Wednesday, October 13, 2010

Dig In - Horseradish (an estimable condiment)

The winter vegetable season is ahead and I for one am looking forward to it.   Months of potatoes, carrots, onions, leeks, rutabagas, turnips, cabbage, beets, squash, parsnips, kale, collards, brussels sprouts, daikon radishes, spinach, celeriac and more.  I personally find the winter vegetable line up even more interesting and satisfying than the summer choices. (If only  I could have homegrown tomatoes and a little basil in the winter, life would be perfect.  As it is home canned tomatoes and pesto are not a bad consolation prize.) 

If you are daunted by the idea of cooking and eating without "summer vegetables" like fresh tomatoes or green beans - let alone leaf lettuce - then I bring a word of hope and encouragement:


We have been mostly following the seasonal local food road - with occasional detours -  in our house for at least six years now and have developed many strategies for eating our way through late fall, winter and even early spring with no dependence on foreign vegetables.  No lettuce for months.  No imported tomatoes.  No hothouse cucumbers (well maybe a few).  No Chinese grown garlic. 

What is our secret?  CONDIMENTS.  These are the little spicy, vinegary, peppery, crunchy, pungent, sometimes sweet food items that bring zing to the plate.  Things like chutney, salsa, pickles, relishes, ketchups, mustards and horseradish.   Condiments add color, flavor and nutrition to a meal.  I even think they are kind of exciting. (Hey - to each his own, okay?)
Horseradish root in situ

A horseradish plant from our garden, nestled in a little creeping Charlie
Today we are going to learn about horseradish, which is one of my favorite condiments.  I just love the way it clears my sinuses.  Those glycoside sinigrins really pump me up.  They can make me cry, too, if I'm not careful.  The sting to the eyes of grated fresh horseradish root is much worse than onions.  But thanks to the modern food processor, the task of grating fresh horseradish is no longer an extreme kitchen sport. 

According to the Essential Root Vegetable Cookbook by Sally and Martin Stone, horseradish is an "ugly duckling"  and a member of the mustard family.   This is a picture of the horseradish that Frank dug from our garden yesterday morning.  I guess it is kind of ugly, even for a root vegetable.  But it has a great personality and is good to have as a friend.  Lots of people agree.
A freshly dug washed and trimmed horseradish root
 Horseradish was being eaten by Germans at least 400 years ago as a condiment with fish and meat dishes.  Some people say it was in England before the Romans got there.  It is used today in many kinds of sauces and dishes by the Scandinavians, British (they love it with roast beef), Germans, Poles, Russians and French.  Grated and mixed with vinegar, it is served at table with things like fish, roast beef, raw oysters, smoked meats or sausages.  When I was growing up it was an essential part of the pot roast experience.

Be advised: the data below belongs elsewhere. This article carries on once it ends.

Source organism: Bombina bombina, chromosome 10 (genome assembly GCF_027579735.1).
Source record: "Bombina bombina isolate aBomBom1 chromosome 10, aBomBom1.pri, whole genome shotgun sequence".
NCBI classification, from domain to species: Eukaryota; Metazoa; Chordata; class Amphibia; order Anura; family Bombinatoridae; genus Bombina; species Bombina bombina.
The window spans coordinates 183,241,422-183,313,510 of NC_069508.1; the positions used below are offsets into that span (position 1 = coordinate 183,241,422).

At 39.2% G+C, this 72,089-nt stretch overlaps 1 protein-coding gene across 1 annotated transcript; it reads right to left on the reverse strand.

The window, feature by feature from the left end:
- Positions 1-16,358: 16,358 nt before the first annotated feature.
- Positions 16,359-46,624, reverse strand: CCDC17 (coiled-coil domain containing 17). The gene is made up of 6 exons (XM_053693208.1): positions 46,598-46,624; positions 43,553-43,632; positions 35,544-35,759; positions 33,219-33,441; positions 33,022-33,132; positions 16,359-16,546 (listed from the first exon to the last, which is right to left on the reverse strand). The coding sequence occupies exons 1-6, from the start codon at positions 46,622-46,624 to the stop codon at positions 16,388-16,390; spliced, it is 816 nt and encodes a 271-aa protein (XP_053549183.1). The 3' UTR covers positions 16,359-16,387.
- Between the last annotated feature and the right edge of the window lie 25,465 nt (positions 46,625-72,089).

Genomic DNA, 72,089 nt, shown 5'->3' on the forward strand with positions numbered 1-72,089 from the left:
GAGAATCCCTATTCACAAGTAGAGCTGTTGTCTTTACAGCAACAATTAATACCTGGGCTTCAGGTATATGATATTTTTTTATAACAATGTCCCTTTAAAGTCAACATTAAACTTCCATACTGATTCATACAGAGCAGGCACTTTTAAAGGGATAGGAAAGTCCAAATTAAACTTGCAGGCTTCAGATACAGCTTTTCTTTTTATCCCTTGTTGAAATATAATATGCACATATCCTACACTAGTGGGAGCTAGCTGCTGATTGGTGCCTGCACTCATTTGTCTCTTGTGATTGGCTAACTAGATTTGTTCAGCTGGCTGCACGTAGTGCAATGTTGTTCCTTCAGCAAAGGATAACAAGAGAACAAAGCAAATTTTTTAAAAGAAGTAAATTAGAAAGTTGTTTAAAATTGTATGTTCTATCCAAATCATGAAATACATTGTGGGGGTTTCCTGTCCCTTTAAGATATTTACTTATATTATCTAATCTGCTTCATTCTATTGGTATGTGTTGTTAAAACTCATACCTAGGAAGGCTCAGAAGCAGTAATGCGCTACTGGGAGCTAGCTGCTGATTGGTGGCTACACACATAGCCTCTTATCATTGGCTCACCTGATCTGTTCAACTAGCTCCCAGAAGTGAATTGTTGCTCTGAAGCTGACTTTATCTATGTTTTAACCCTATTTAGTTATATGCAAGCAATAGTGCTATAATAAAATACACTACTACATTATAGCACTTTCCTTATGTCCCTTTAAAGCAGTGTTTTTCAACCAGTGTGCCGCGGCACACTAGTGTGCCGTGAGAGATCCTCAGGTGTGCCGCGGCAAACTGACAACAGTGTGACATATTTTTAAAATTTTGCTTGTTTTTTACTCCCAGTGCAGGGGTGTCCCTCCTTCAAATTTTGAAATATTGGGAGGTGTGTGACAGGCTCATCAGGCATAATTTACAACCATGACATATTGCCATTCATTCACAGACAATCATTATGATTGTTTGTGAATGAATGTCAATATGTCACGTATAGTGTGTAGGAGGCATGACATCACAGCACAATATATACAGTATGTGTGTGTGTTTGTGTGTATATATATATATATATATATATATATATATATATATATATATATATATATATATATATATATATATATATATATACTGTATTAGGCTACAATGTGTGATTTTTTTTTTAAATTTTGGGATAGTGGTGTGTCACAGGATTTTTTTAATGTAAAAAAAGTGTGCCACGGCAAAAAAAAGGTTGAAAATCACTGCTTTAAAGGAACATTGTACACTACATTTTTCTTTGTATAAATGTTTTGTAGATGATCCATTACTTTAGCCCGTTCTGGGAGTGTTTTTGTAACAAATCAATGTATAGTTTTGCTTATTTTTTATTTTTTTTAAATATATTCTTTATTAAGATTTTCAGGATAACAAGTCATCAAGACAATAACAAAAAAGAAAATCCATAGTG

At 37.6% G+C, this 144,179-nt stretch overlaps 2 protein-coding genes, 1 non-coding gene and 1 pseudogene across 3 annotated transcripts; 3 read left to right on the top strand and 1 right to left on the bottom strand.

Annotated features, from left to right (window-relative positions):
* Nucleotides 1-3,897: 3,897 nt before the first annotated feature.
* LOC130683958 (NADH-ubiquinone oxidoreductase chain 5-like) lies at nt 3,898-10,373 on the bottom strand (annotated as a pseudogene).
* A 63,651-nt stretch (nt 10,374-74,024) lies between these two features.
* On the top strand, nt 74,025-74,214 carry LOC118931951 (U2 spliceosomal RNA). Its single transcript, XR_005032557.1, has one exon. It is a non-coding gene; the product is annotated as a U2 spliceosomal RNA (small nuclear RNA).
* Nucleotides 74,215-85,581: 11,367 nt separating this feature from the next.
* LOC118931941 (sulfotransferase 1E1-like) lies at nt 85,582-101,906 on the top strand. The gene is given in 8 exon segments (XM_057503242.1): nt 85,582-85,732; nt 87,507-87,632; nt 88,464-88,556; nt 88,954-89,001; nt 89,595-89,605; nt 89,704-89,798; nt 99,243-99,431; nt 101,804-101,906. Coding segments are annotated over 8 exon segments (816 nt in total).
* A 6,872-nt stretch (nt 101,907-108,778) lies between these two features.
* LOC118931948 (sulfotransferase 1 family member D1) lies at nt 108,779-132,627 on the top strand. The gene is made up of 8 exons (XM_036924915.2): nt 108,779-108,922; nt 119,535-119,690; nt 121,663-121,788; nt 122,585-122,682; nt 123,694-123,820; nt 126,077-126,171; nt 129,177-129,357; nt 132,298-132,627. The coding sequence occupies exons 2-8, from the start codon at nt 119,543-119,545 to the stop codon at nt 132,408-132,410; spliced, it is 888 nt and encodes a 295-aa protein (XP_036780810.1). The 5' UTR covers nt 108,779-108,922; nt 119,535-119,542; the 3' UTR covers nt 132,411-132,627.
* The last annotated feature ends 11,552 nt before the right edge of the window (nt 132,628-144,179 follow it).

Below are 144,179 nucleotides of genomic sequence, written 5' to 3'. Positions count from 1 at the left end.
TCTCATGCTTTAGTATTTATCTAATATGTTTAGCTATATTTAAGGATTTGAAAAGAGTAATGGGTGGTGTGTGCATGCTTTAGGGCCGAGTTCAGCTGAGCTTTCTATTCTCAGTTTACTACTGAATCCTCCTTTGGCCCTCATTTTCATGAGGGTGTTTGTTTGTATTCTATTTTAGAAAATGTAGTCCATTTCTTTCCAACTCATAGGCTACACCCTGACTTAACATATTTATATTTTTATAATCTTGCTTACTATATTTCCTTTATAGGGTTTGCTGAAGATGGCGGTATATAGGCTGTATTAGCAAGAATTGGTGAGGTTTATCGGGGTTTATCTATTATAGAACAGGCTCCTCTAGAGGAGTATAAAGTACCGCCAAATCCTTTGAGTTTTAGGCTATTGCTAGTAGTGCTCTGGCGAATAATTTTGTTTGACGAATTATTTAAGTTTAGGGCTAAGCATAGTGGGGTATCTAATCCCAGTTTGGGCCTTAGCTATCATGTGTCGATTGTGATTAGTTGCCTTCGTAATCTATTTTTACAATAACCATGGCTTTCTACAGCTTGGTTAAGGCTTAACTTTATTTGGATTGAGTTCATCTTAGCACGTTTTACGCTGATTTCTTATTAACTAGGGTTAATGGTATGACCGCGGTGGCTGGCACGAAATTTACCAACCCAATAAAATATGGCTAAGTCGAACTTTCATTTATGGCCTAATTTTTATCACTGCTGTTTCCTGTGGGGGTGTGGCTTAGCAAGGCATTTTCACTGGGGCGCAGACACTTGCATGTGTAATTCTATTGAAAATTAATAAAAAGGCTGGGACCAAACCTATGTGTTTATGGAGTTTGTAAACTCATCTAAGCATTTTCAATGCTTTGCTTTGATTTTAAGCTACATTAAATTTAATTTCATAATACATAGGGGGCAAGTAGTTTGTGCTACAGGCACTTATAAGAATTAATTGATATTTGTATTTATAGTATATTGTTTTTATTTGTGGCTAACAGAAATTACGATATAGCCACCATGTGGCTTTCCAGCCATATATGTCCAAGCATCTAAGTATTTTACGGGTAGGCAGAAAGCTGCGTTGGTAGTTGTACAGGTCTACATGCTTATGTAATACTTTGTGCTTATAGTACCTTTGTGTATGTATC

One of my favorite ways to use horseradish is to make a sauce of prepared horseradish mixed with creme fraiche or sour cream.   A plate of roasted mixed winter root vegetables, drizzled with horseradish/creme fraiche sauce makes a fine meal all by itself.  And if you are not eating meat at this meal, you can afford to eat some fat calories from the creme fraiche.  If you are really watching calories, use a lowfat sour cream or even yogurt to make your sauce.  You could also make a white sauce (bechamel) with lowfat milk and add a big dollop of horseradish to that.

Horseradish loses its flavor quickly when exposed to heat.  The heat drives off the volatile oils and hence the unique flavor.  If you want to use horseradish in a cooked food, add it toward the end of cooking time and at low heat.

If you can find some good quality fresh horseradish root, it is worth it to grate it yourself. An uncut piece of root, if it is fresh when you buy it, will keep for many weeks wrapped in a ventilated bag in your refrigerator.  If it gets limp and soft then you must compost it because the bite is gone.  You can  make your own prepared horseradish.  All you need is a knife and a board, a peeler, a food processor, a bowl and spoon and some vinegar and a pinch of sugar and salt.  Here is how we do it at our house.
Scrub and peel root

Cut into one inch chunks, drop into a food processor, add just enough vinegar to help hold everything together and process until it is as smooth as you want it.    (Watch out for the volatile oils when you take off the cover!) You can use white, white wine, rice wine or even cider vinegar.

Add a pinch of salt and sugar to the horseradish mixture.  It should be smooth but not totally pulverized.

Place in clean glass jar, cover and refrigerate.  Horseradish will become somewhat milder over time.  It will keep for weeks but is best - and most potent - fresh. 
Proceed with caution.  This is powerful stuff.
Note:  I hope you have decided to sign up for an exciting Featherstone winter share.  If you have, you might consider purchasing this cookbook.  I have found it quite useful in developing my winter kitchen chops.

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